Just outside Palermo, in the charming little town of Monreale, lies possibly the most beautiful – and certainly the most exotic – cathedral in Europe.
Monreale Cathedral was built by King William II of Sicily in 1174. The architecture is Moorish Arabic, the interior is late Byzantine, and the layout is a fusion of Catholic and Eastern Orthodox convention. This style of architecture is known, in Sicily, as Norman.
I love this cathedral not only for its serenity and exceptional beauty, but for the uniquely Sicilian cultural fusion it represents. Sicily was invaded and occupied many times, and this multicultural island hosted immigrants of many faiths. Muslims, Catholics, Orthodox Christians and Jews lived side by side peacefully. The Muslim rulers, in particular, taught genuine respect for all faiths and cultures.
The Muslims had ceased to rule Sicily over a hundred years ago, yet King William chose their style of architecture to built his great cathedral. Perhaps we have something to learn from those Sicilians of long ago?
Click on any picture to enlarge it or start the slide show
N.B. These photos were all taken by my talented sister Susanna.
7 Comments Add yours
Ohhh, that is so pretty.
I do love that about Sicily… the multiple influences. Greek, Roman, Spanish, Arabic…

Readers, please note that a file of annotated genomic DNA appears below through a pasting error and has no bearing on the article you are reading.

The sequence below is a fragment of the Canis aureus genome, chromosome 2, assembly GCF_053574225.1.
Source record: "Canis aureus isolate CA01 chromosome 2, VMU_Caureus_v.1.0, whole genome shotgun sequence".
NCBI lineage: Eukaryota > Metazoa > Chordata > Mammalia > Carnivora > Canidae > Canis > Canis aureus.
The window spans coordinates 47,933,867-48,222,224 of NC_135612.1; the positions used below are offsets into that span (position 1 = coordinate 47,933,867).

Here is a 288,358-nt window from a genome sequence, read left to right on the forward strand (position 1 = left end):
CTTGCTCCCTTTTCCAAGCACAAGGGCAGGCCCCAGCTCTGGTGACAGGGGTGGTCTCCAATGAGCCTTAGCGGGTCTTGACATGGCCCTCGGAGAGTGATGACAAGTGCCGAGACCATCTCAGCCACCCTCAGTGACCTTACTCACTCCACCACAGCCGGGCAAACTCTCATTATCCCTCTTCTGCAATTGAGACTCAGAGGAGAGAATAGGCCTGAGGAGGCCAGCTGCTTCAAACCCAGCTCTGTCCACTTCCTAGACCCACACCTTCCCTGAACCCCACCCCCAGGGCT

It’s the same reason I can’t wait to visit Southern Spain, to see the traces of different religions and cultures blending in cities. 🙂
Oooh yeah, you need about two weeks in Seville alone. Once you go to the south of Spain, you’ll probably never want to go home again!
I love Sicily and I love your blog! I was in Palermo for only a few days but I’m sure I could spend a year bouncing around the island
I’m glad you liked it! If you make it over here again, I can give you a recommended list of the best kept secret places to visit. 🙂
Monreale is beautiful, but I adored the Cappella Palatina in Palermo. We only spent four days in Palermo, I really want to go back. My husband did manage to find the only gaming store ( as in tabletop RGPs, not video games) in Palermo – way, way on the other side of the Via di Liberta. To say that they were astonished to see Americans in their neighborhood was an understatement!
I agree, the Cappella Palatina is one of the most beautiful places I’ve ever seen – and I HAVE travelled an lot! I go there at least once a year as it does me good inside to see so much beauty. The last time I went I started chatting to an American and telling him the history of the place, and in the end a whole tour group gathered around me, thinking I was a professional tour guide!!! I really enjoyed myself!